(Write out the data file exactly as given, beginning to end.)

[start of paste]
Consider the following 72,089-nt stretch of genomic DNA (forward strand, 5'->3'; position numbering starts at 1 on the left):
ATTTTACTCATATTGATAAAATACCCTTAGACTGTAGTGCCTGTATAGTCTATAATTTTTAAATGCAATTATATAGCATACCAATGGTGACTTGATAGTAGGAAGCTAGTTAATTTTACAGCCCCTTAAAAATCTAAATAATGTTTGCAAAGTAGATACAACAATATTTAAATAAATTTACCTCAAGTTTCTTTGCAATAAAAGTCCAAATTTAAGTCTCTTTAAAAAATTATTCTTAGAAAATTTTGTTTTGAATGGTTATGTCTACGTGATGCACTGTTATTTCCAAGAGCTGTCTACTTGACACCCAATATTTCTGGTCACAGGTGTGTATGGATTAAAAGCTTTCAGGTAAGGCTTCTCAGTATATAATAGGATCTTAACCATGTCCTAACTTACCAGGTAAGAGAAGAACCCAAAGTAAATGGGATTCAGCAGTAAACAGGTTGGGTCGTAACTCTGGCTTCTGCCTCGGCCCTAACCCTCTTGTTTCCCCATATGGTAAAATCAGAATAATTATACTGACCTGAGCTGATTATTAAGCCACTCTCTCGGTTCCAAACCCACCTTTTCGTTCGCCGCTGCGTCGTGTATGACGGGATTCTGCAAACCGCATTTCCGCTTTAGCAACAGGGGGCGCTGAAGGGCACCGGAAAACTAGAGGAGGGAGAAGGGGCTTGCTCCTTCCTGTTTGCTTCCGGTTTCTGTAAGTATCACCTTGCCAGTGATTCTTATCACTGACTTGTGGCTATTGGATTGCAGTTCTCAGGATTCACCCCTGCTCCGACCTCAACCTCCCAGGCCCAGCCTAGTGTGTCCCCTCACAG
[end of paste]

Consider the following 72,089-nt stretch of genomic DNA (forward strand, 5'->3'; position numbering starts at 1 on the left):
ATTTTACTCATATTGATAAAATACCCTTAGACTGTAGTGCCTGTATAGTCTATAATTTTTAAATGCAATTATATAGCATACCAATGGTGACTTGATAGTAGGAAGCTAGTTAATTTTACAGCCCCTTAAAAATCTAAATAATGTTTGCAAAGTAGATACAACAATATTTAAATAAATTTACCTCAAGTTTCTTTGCAATAAAAGTCCAAATTTAAGTCTCTTTAAAAAATTATTCTTAGAAAATTTTGTTTTGAATGGTTATGTCTACGTGATGCACTGTTATTTCCAAGAGCTGTCTACTTGACACCCAATATTTCTGGTCACAGGTGTGTATGGATTAAAAGCTTTCAGGTAAGGCTTCTCAGTATATAATAGGATCTTAACCATGTCCTAACTTACCAGGTAAGAGAAGAACCCAAAGTAAATGGGATTCAGCAGTAAACAGGTTGGGTCGTAACTCTGGCTTCTGCCTCGGCCCTAACCCTCTTGTTTCCCCATATGGTAAAATCAGAATAATTATACTGACCTGAGCTGATTATTAAGCCACTCTCTCGGTTCCAAACCCACCTTTTCGTTCGCCGCTGCGTCGTGTATGACGGGATTCTGCAAACCGCATTTCCGCTTTAGCAACAGGGGGCGCTGAAGGGCACCGGAAAACTAGAGGAGGGAGAAGGGGCTTGCTCCTTCCTGTTTGCTTCCGGTTTCTGTAAGTATCACCTTGCCAGTGATTCTTATCACTGACTTGTGGCTATTGGATTGCAGTTCTCAGGATTCACCCCTGCTCCGACCTCAACCTCCCAGGCCCAGCCTAGTGTGTCCCCTCACAG